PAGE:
It might sound funny, but for many allergy sufferers it could be true; your job might be making your allergies worse. Anyone who has seasonal allergies knows about keeping the windows closed and the air conditioner on during high pollen count days, but sometimes you follow all the “rules” for minimizing your contact with allergens and still feel congested and awful. Take a look at your surroundings at the workplace (where you spend the majority of your day anyway), and think about what allergens exist there and how you can avoid them or help ease the trigger.
Of course, if you work outside, you’ll be exposed to pollen. But there are ways to lessen your exposure and help you get through the day. Wear gloves, a mask, a hat, and long sleeves when working outside, and if possible (for example, if you’re a landscaper), try working in the late afternoon, since pollen counts tend to be highest in the mornings. Cloudy days also tend to have lower pollen counts. Shower and change clothes as soon as you can (ideally, at work) after your day is over to get any allergens off your work clothes, and wash your work clothes separately from your other clothes. If your washer has a “sanitize” setting with an extra hot water temperature, that’s the best choice for washing any allergen filled clothes.
If you work in a spa or salon, you might find that your allergies are made worse by fumes from various beauty products and nail polishes. Even though these items may not be allergens, they can cause irritation to the sensitive membranes of your nose. Although you may not be able to do much to change the work environment in the spa or salon, you can limit your exposure to these chemicals by keeping your work station ventilated and using pump sprays rather than aerosols. Use hair dyes that come already mixed so you don’t have to risk breathing in powder coloring agents.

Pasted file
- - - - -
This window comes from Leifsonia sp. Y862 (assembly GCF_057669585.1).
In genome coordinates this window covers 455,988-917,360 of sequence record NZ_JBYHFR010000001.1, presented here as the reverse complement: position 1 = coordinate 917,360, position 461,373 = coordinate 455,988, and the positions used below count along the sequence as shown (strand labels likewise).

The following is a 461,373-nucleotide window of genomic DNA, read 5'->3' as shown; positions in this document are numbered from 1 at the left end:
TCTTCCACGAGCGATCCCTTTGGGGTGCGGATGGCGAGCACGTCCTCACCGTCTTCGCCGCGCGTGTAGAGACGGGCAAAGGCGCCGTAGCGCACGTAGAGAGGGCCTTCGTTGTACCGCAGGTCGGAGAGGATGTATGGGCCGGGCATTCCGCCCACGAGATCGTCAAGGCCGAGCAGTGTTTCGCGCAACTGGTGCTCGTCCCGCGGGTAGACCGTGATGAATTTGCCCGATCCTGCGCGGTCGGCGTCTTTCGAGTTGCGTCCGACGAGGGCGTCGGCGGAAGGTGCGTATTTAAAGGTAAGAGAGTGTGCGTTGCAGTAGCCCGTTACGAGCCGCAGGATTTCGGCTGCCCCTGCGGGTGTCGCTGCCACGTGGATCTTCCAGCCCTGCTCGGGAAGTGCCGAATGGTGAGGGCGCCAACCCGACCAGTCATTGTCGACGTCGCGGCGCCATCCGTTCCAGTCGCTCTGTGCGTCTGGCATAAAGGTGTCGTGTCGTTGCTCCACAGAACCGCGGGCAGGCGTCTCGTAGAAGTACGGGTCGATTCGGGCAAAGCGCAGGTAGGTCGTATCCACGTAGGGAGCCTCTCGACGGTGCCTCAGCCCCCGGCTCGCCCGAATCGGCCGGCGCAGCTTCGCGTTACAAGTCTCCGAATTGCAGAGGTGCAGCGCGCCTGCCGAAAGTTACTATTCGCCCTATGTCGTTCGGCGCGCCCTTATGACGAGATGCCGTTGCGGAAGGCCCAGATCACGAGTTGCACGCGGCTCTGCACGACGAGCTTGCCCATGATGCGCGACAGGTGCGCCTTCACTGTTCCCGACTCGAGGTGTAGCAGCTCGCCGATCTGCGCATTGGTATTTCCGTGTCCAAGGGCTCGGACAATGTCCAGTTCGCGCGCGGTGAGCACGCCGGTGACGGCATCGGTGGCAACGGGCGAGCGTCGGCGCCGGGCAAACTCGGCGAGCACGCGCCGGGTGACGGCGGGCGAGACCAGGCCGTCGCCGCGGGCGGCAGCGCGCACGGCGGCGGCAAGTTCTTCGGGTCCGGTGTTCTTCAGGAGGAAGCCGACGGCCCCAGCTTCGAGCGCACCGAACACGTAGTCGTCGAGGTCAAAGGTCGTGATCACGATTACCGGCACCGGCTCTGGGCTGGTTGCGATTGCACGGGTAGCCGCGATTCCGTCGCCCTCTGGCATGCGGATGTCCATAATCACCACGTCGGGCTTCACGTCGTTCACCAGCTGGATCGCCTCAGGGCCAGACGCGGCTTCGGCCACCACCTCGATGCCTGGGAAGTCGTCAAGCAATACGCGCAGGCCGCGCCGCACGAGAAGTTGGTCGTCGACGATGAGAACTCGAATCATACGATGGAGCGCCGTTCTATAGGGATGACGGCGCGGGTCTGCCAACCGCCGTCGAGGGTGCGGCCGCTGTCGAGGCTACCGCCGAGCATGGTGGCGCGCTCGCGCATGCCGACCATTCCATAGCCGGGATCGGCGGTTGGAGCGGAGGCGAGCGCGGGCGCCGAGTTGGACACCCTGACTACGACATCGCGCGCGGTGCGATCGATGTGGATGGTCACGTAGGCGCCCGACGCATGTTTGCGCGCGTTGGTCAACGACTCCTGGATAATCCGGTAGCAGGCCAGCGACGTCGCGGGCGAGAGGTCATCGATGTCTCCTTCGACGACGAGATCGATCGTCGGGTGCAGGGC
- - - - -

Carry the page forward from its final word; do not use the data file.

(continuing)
Although they’re less likely to be exposed to pollen on the job, office workers face their own allergy troubles. Electronic equipment attracts dust, which can trigger allergic reactions. Be sure to clean your computer’s vents, keyboard, and mouse regularly with a can of compressed air, and use cleaning wipes to keep your desk and telephone dust-free. Your carpets should be vacuumed regularly with a high quality vacuum cleaner, preferably one with a HEPA filter, to keep any dust and pollen out of the air in your workplace.
Studies have shown that job related stress can make allergies flare up. This may be due to stress hormones stimulating the production of blood proteins that trigger allergy reactions. Stress stemming from conflict with co-workers, looming job deadlines, and fatigue from long hours can take their toll on those with allergies. Fatigue is a good indicator of allergy flare-ups, since it is often caused either by allergy symptoms (such as congestion or coughing) interfering with sleep or by the antihistamines taken to combat those symptoms. Some antihistamine medications make people drowsy and some contain stimulants, but many of them have the potential to disrupt your body’s normal sleep cycle. Check out these 7 tips to breeze through allergy season.
If summer allergies are making your life difficult at home, at work, or both, we can help. Our Natural Allergy Relief™ (NAR) is made with organically grown herbs that have helped ease the suffering of many sufferers as part of traditional Chinese medicine. Unlike antihistamine medications, NAR doesn’t just treat the symptoms of allergies like runny noses or coughs; instead, the herbs in NAR work to regulate your body’s response to allergy triggers. By suppressing your body‘s overly sensitive response to allergens, NAR can bring real relief without the antihistamine hangover so many over the counter and prescription medicines provide. With NAR, you can strike back against the cause of your allergies, not just the symptoms.